The $50,000 raised through Kickstarter will allow the team to begin shooting the first series of the show which, they say, will be the first transgender comedy to air on broadcast TV.
While most of the funding so far has come from grants and tax credits, The Switch needed another $50,000 "to do this show right," according to executive producer Amy Fox, who is also one of the show's creators, writers and actors.
The half-hour pilot episode aired on OutTV in February, but there are plans to go back and tweak that, as well as add up to nine more episodes for the first season.
All transgender roles played by trans actors
"It's a fantastic transgender comedy," Fox told Rick Cluff on CBC Radio's The Early Edition. "It's shot and set in Vancouver. It's politically sharp, but also funny. It deals with different, intersecting problems that affect transgender people's lives, and it does so with levity and hope."
Julie Vu stars as Sü Phan, who loses her job after coming out as a trans woman — an all-too realistic scenario, according to Fox.
And the difficulty faced by out trans actors in finding work, means it is important that all the transgender roles on the show are played by trans actors, Fox says.
"It's extremely difficult, if you're out," says Fox. "If you take a look at other transgender actors, I mean, Laverne Cox, a lot of her CV was playing prostitutes before she played her [Emmy nominated] character on Orange is the New Black. Candis Cayne was rejected from commercials because she's transgender. If you're out, it's very difficult."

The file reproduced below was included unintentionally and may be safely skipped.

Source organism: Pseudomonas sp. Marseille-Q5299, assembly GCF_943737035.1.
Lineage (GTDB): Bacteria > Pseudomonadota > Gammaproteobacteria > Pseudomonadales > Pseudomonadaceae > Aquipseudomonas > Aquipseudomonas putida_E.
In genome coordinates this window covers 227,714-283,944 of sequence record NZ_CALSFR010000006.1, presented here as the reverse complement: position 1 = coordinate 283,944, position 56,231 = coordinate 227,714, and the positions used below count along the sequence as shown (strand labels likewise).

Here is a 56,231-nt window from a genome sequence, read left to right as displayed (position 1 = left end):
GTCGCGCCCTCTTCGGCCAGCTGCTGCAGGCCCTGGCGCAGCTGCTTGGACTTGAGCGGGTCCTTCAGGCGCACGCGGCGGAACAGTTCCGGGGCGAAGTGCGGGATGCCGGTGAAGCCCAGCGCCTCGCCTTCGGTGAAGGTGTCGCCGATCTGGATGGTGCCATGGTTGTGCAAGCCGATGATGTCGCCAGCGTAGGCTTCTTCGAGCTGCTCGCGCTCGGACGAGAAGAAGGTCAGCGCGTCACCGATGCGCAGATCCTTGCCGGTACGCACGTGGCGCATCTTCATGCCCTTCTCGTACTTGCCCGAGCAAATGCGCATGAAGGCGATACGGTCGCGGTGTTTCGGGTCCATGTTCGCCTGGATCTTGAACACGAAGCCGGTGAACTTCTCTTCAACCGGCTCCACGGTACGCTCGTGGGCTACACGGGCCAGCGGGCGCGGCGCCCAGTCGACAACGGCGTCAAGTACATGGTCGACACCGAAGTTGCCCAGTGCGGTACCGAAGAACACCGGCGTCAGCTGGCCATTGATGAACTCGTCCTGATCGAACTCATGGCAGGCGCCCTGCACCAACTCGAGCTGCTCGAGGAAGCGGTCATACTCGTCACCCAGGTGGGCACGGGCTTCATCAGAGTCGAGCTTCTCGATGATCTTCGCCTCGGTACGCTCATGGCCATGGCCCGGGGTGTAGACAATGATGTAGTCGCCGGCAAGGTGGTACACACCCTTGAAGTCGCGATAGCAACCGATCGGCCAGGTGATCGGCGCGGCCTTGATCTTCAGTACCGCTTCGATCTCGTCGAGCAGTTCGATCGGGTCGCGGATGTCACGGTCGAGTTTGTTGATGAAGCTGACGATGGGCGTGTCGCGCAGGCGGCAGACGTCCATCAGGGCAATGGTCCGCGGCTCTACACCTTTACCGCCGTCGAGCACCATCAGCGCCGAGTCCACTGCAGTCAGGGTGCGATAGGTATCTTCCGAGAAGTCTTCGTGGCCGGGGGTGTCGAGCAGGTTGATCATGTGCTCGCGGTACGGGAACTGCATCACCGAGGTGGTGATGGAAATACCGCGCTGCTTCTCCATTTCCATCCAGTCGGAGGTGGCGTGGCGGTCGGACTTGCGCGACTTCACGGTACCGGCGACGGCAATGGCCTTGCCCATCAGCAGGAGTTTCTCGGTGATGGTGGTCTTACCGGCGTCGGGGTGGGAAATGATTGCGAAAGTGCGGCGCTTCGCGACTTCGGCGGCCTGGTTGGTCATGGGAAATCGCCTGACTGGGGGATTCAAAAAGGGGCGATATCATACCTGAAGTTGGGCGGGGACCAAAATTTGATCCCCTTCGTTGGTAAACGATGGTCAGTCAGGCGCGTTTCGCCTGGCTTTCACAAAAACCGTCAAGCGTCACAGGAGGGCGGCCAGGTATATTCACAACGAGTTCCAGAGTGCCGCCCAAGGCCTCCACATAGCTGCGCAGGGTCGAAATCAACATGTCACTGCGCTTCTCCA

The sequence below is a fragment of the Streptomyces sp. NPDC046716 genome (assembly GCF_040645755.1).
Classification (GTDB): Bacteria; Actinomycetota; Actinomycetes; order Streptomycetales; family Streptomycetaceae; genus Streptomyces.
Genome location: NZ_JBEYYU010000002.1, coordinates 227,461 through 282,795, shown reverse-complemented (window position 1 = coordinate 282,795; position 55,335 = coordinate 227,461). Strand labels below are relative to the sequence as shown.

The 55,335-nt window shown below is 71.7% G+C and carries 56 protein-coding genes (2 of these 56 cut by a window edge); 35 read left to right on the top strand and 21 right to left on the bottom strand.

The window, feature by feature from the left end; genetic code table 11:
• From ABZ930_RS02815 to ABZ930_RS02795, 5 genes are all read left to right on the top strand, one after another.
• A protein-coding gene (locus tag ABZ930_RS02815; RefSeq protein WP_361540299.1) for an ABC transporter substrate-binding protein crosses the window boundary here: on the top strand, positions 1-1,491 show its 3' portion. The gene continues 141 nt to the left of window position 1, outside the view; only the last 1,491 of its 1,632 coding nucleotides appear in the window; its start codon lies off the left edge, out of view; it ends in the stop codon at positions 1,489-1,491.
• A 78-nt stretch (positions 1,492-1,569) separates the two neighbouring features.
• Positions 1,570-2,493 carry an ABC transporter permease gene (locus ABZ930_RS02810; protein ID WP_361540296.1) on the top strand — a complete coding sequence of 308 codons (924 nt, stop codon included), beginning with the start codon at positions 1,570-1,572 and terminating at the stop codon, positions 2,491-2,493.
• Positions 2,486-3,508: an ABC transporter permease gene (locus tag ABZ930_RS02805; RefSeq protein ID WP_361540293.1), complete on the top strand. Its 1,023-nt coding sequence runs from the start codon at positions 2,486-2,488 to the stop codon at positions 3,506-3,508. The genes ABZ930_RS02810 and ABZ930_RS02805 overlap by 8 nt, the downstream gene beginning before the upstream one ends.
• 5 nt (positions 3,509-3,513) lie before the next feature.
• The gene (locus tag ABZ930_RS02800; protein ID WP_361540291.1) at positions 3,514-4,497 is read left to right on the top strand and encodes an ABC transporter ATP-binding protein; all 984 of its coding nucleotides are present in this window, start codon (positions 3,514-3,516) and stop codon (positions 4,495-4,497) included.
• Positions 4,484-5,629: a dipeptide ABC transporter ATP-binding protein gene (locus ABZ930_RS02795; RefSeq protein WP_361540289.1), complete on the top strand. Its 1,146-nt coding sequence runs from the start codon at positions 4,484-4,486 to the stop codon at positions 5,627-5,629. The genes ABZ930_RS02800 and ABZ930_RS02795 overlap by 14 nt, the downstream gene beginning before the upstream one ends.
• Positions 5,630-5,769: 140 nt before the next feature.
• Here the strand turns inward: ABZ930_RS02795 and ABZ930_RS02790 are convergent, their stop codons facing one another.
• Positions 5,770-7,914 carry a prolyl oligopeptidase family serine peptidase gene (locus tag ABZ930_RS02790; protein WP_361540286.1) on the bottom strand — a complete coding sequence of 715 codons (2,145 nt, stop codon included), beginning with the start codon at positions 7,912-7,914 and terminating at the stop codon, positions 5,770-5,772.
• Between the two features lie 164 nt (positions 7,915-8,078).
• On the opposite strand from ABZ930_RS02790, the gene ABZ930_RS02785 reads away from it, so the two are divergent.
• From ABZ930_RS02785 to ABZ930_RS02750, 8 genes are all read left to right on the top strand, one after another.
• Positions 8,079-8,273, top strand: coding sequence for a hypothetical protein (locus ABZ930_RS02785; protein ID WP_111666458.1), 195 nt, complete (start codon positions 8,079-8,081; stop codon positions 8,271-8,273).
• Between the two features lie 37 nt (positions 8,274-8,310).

Last year, Dallas Buyers Club sparked controversy by casting Jared Leto in a transgender role.
"Both of the creators, myself and Elizabeth Marston, are transgender," says Fox. "Last year, one of our producers, Jack Fox, is transgender. Most of our larger story-editing team is transgender, and a fair number of people on the crew are transgender…. And our social media coordinator is transgender. There's a lot of us making the show."
Interest rising in show
While tackling serious issues such as housing, poverty and unemployment, The Switch is, at its heart, a hopeful show about people emerging from their isolated lives, says Fox.
OutTV has optioned the Canadian broadcast rights, and other broadcasters are already interested.
"We're talking to two American [TV] networks about this, as well as a network in the Caribbean, and in the Netherlands," says Fox.
Shooting is expected to begin in February 2015, with new episodes airing and streaming in August. There are still 25 days left in the Kickstarter campaign.